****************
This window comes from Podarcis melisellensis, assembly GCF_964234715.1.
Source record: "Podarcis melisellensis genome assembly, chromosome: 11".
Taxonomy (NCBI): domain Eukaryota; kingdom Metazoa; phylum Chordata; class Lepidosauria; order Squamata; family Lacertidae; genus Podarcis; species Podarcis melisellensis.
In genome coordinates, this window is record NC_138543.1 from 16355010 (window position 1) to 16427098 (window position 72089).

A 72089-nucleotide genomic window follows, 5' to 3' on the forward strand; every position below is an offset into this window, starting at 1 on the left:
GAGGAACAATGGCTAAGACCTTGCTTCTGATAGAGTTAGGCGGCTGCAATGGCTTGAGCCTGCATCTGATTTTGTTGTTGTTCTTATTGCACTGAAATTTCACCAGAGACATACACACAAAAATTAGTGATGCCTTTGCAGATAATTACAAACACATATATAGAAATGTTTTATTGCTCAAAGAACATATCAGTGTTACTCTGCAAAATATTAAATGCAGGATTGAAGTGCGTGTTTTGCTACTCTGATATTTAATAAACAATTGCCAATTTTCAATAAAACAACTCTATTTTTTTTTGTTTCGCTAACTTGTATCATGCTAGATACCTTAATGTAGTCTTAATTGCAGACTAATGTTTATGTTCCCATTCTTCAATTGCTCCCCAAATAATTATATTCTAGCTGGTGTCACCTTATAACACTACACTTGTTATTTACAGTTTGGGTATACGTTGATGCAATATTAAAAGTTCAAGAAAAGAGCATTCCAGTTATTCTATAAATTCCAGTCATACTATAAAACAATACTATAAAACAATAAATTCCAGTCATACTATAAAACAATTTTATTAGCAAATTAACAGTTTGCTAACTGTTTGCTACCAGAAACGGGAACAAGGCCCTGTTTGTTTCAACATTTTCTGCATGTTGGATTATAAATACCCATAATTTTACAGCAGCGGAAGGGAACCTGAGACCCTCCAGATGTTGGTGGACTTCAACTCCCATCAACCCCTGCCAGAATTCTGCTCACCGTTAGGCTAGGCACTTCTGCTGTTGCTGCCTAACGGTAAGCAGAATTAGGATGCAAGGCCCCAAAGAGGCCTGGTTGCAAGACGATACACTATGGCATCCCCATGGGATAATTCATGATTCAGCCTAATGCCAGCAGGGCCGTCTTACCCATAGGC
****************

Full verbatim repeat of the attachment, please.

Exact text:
This window comes from Podarcis melisellensis, assembly GCF_964234715.1.
Source record: "Podarcis melisellensis genome assembly, chromosome: 11".
Taxonomy (NCBI): domain Eukaryota; kingdom Metazoa; phylum Chordata; class Lepidosauria; order Squamata; family Lacertidae; genus Podarcis; species Podarcis melisellensis.
In genome coordinates, this window is record NC_138543.1 from 16355010 (window position 1) to 16427098 (window position 72089).

A 72089-nucleotide genomic window follows, 5' to 3' on the forward strand; every position below is an offset into this window, starting at 1 on the left:
GAGGAACAATGGCTAAGACCTTGCTTCTGATAGAGTTAGGCGGCTGCAATGGCTTGAGCCTGCATCTGATTTTGTTGTTGTTCTTATTGCACTGAAATTTCACCAGAGACATACACACAAAAATTAGTGATGCCTTTGCAGATAATTACAAACACATATATAGAAATGTTTTATTGCTCAAAGAACATATCAGTGTTACTCTGCAAAATATTAAATGCAGGATTGAAGTGCGTGTTTTGCTACTCTGATATTTAATAAACAATTGCCAATTTTCAATAAAACAACTCTATTTTTTTTTGTTTCGCTAACTTGTATCATGCTAGATACCTTAATGTAGTCTTAATTGCAGACTAATGTTTATGTTCCCATTCTTCAATTGCTCCCCAAATAATTATATTCTAGCTGGTGTCACCTTATAACACTACACTTGTTATTTACAGTTTGGGTATACGTTGATGCAATATTAAAAGTTCAAGAAAAGAGCATTCCAGTTATTCTATAAATTCCAGTCATACTATAAAACAATACTATAAAACAATAAATTCCAGTCATACTATAAAACAATTTTATTAGCAAATTAACAGTTTGCTAACTGTTTGCTACCAGAAACGGGAACAAGGCCCTGTTTGTTTCAACATTTTCTGCATGTTGGATTATAAATACCCATAATTTTACAGCAGCGGAAGGGAACCTGAGACCCTCCAGATGTTGGTGGACTTCAACTCCCATCAACCCCTGCCAGAATTCTGCTCACCGTTAGGCTAGGCACTTCTGCTGTTGCTGCCTAACGGTAAGCAGAATTAGGATGCAAGGCCCCAAAGAGGCCTGGTTGCAAGACGATACACTATGGCATCCCCATGGGATAATTCATGATTCAGCCTAATGCCAGCAGGGCCGTCTTACCCATAGGC